- The most widely used personality model is the Big Five, which includes openness, conscientiousness, extraversion, agreeableness, and neuroticism.
- Personality traits can be related to effectiveness as an employee or leader, but the relationships are not straightforward.
- Personality isn't destiny. Being aware of one's personality and developing skills to leverage it to your advantage is key.
What part does personality play in predicting a successful leader (or a successful follower/team member)? This is a question that has received a great deal of research.
Let’s start with core personality traits. The most widely accepted model for personality traits is the Big Five (or Five-Factor) Model. These core personality traits represent a continuum, and all of us are somewhere on that continuum:
Conscientiousness (Organized) – Casual (Disorganized)
Agreeableness (Friendly) – Challenging (Callous)
Openness to Experience (Curious) – Cautious (Consistent)
[You can use the acronym CANOE to help you remember the Big Five]
Research suggests that these traits are relatively stable across adulthood. However, there may be slight shifts in personality traits depending on major life events, such as a serious illness or trauma.
Let’s look at each in turn.
Conscientious individuals tend to be good employees in general because they are systematic and careful in their work. They also pay close attention to detail and feel an obligation to get things done. This also helps in leadership positions because these leaders tend to do detailed analyses of situations and consider alternatives.
On the downside, being overly conscientious might cause leaders to spend too much time analyzing, paralyzing them when quick action is needed.
Agreeableness. Agreeable persons are easy to get along with, but they may get pushed around or easily bullied at work. There doesn’t seem to be an overall advantage for leaders to be strongly agreeable. Although followers might like them, highly agreeable leaders may find it hard to reprimand subordinates or get tough when they need to be.
On the other side of the dimension, challenging individuals may be confrontative and stubborn. So, highly agreeable individuals may need to work on being assertive, while challenging persons might need to learn to back off.
Neuroticism. Think of neuroticism as being sensitive and prone to emotionality. As a result, there is good evidence that leaders (and employees in general) do better when they are low on neuroticism and quite emotionally stable and resilient.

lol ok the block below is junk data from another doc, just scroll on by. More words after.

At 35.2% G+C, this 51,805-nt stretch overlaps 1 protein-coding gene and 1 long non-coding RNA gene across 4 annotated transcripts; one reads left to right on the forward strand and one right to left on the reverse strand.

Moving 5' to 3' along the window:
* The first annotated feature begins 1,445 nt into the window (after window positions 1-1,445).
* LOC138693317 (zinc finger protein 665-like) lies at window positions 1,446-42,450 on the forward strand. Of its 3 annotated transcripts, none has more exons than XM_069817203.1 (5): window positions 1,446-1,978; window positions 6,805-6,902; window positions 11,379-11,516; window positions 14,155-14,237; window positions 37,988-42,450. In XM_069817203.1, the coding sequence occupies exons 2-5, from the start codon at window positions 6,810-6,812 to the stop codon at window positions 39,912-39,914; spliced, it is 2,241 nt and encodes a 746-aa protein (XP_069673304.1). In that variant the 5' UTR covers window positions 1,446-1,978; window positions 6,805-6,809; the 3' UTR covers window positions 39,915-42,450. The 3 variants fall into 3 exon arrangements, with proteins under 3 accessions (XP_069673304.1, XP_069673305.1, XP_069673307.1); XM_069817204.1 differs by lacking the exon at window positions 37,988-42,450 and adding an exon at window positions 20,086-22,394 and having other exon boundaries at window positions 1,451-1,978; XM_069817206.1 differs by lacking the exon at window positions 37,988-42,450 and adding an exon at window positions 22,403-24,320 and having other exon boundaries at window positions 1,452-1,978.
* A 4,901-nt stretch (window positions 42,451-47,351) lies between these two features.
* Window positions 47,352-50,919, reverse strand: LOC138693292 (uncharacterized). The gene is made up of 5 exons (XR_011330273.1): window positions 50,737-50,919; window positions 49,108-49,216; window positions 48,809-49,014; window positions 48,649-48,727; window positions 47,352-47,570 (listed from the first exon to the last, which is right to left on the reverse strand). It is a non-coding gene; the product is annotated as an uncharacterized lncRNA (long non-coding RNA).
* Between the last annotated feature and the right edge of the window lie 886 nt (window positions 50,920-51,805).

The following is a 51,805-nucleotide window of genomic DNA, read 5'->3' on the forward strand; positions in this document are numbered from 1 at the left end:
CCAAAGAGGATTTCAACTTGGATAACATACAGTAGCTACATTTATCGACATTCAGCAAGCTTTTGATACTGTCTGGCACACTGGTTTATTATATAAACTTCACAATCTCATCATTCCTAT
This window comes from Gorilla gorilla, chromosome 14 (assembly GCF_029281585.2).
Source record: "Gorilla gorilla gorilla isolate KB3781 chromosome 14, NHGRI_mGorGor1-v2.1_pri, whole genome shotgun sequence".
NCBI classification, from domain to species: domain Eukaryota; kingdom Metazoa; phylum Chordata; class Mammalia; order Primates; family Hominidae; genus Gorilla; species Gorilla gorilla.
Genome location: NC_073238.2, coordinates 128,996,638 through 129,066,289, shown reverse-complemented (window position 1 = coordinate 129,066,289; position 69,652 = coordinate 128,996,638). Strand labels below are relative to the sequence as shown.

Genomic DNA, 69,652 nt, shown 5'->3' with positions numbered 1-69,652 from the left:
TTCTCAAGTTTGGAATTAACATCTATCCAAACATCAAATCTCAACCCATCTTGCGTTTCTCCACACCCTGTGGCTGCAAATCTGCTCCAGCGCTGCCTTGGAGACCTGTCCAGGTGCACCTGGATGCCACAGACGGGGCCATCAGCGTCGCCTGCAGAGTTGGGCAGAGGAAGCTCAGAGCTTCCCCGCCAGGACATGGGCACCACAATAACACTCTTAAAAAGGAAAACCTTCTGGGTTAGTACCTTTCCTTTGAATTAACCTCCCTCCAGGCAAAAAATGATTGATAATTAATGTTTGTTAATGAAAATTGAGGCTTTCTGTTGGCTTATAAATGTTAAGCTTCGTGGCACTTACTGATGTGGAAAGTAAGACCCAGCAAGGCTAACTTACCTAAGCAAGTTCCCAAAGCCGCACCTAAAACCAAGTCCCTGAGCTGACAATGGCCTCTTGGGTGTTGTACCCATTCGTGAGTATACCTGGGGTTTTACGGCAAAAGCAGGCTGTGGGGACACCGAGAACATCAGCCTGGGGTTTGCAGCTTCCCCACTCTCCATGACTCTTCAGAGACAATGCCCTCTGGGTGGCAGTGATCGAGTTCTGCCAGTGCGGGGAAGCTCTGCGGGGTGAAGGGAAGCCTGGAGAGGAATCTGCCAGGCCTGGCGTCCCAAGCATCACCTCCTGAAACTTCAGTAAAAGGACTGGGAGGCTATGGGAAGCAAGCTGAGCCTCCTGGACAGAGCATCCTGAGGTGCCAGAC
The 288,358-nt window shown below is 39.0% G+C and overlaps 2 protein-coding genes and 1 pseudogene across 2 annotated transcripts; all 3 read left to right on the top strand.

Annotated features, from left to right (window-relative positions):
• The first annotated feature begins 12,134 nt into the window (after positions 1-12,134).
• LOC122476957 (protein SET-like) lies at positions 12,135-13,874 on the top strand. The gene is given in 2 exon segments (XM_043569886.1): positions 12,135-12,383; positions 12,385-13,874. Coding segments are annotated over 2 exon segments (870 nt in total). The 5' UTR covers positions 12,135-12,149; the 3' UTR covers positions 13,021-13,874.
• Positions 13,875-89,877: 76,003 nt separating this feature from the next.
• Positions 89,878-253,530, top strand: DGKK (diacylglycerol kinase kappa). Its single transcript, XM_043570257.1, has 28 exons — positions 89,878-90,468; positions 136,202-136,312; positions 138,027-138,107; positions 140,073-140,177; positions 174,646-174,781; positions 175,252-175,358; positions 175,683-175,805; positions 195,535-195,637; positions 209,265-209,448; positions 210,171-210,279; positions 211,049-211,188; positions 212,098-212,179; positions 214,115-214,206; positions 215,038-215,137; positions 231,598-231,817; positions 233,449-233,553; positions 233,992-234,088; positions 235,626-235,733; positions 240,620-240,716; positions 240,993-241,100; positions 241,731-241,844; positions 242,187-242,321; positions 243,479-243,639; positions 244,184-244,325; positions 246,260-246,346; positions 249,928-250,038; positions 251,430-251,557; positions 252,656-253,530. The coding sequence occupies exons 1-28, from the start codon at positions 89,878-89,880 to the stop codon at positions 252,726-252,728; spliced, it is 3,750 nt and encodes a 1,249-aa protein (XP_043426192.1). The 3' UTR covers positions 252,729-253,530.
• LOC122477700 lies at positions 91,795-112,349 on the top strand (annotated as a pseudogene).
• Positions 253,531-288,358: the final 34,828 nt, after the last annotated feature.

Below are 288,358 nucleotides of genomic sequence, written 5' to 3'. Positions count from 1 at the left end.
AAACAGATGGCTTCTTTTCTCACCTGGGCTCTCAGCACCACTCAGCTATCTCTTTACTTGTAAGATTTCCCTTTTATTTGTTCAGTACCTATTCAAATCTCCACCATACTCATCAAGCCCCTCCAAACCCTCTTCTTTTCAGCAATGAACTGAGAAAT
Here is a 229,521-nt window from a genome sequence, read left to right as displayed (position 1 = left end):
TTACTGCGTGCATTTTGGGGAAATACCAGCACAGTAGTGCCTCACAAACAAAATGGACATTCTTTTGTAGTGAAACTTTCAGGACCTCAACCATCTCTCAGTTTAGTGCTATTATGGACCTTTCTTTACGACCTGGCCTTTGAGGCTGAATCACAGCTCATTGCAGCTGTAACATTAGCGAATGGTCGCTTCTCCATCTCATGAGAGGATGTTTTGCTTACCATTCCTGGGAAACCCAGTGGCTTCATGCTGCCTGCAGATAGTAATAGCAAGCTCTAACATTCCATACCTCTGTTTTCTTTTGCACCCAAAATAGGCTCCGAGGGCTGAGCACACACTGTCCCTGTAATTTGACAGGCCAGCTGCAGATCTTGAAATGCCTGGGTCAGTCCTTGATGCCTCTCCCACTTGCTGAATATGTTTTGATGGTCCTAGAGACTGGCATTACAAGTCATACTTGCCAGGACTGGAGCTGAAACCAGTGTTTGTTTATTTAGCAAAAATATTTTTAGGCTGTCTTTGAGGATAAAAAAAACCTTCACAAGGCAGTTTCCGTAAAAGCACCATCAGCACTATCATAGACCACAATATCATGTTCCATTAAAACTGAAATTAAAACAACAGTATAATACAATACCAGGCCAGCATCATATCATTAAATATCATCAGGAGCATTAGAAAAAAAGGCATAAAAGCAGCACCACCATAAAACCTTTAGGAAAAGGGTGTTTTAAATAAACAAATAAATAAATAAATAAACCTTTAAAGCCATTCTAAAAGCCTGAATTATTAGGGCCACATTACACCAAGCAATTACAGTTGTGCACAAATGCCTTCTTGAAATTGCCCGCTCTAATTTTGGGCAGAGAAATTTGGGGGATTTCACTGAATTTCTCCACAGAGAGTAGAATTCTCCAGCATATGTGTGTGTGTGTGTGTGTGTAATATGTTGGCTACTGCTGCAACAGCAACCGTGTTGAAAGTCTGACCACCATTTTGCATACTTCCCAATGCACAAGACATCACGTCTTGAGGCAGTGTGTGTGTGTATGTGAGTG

On the other hand, a little bit of neuroticism might cause a leader (or employee) to be motivated by fear of disappointing the team (or the boss).
Openness to Experience. This trait can be positively associated with both leadership and some employees (particularly in organizations that value innovation, such as tech companies and startups). Leaders high on openness tend to bring others into the decision-making process and encourage information sharing and dissenting views. They tend to be risk-takers and more flexible, as well as more creative.
On the other hand, in routine organizations, such as manufacturing or security (e.g., police work, military), more successful leaders may tend to be low on openness because they tend to behave consistently and do things “by the book.”
Extraversion. Extraverts get noticed. Then, it’s no wonder that they stand out and tend to get the job or attain leadership positions. There is also some evidence that extraverted leaders are better performers. However, this extraversion advantage may disappear if the person is overly outgoing and lacks tactful social skills.
On the other hand, introverted leaders may not “stick out” and be seen as leadership material, but they tend to be more thoughtful and self-reflective, which may give them an advantage in complex decision-making. [See more about Extraversion-Introversion and leadership here.]
Does personality matter? Yes, it does, but being a successful employee or leader is more about being aware of your behavioral tendencies (caused, of course, by possession of personality traits) and developing the skills needed to be a success in your job or your leadership position.
Guerin, D.W., Oliver, P.H., Gottfried, A.W., Gottfried, A.E., Reichard, R.J., & Riggio, R.E. (2011). Childhood and adolescent antecedents of social skills and leadership potential in adulthood: Temperamental approach/withdrawal and extraversion. The Leadership Quarterly, 22(3), 482-494.
Riggio, R.E. (2020). Daily leadership development: 365 steps to becoming a better leader. Lyndhurst, NJ: Barnes & Noble Press.